Photos That Prove Cats Have Always Ruled Over Humans
Cats rule the internet but long before there was an internet to rule, cats ruled and continue to rule humans. Don’t believe us? We’ve got photos to prove it.
Originally published in National Geographic magazine in 1938, this series of vintage cat photos were taken by William Culver and were accompanied by an essay by Frederick Eddy, the former president of the Siamese Cat Society of America and the Empire Cat Club of New York. Elaborately staged and aptly captioned, the photos taken in the sitting rooms of America’s cat loving elite, strangely resonate with the experiences of cat owners even today. Our floofy rulers truly never change, long live the cat!
Photographer William Culver writes of getting finicky felines to co-operate, “With a bit of salmon or catnip, sometimes liver, approximate friendship could be developed, though many times short-lived."
“Then, on hands and knees, I could myself trying to coax a prize-winning Persian from her dark retreat with dulcet calls of ‘Kitty, kitty—nice kitty’—my only answer a hissing growl from back under the divan.”
The 1938 National Geographic article captioned this image,“Stately, kindly, lordly friend, condescend here to sit by me.”
The 1938 article caption for this photo read: "You can throw me on the table, but just try to put me on the shelf!”
A black domestic shorthair named Midnight sits in front of the fireplace in Washington, D.C. Culver notes that the cat “had to be dragged, snarling, from under the sofa for a split-second pose.”
A trio of Siamese kittens nap on a sofa.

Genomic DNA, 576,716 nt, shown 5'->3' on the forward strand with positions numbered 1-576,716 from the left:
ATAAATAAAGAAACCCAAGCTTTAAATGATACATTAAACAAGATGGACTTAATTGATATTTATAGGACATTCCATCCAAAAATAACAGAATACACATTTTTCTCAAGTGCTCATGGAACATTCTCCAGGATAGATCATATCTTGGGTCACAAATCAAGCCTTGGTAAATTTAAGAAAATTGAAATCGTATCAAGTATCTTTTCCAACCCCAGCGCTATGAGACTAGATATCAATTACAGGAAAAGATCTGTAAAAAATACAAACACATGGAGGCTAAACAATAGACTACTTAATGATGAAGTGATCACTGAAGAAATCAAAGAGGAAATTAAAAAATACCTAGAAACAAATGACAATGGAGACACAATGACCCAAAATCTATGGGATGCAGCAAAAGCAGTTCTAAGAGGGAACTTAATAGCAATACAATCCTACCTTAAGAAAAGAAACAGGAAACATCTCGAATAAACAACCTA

A champion Siamese cat poses next to his porcelain feline friend in Newton, Massachusetts.
A vase of pussy willows captives a black Persian in Columbus, Ohio.
Three tailless Manx cats play on furniture in Washington, D.C.
Elmer the Burmese poses in Cambridge, Massachusetts. At the time, Elmer was one of the only Burmese cats in the eastern U.S.
A blue Persian indulges in some quality goldfish cat-ertainment in Washington, D.C.
A trio of Persian cats—which were described as “unusually affectionate”—recline on furniture in Silver Spring, Maryland.
Of this gorgeous kitty, the National Geographic article noted, "Wary Princess Pat, with silvery frill and hypnotic stare, seems poised for flight."
This haughty tortie was named Joseph for her "coat of many colours." Her caption read:" “Only on humiliating hands and knees may fond humans visit this scornful kitty in her own domain."
At the time, in the 1930s, the blue Persian regularly won best-in-show cat competitions. And don’t they know it!
And this champion chinchilla Persian reposes "like a lordly little lion" in Bloomsberg, Pennsylvania.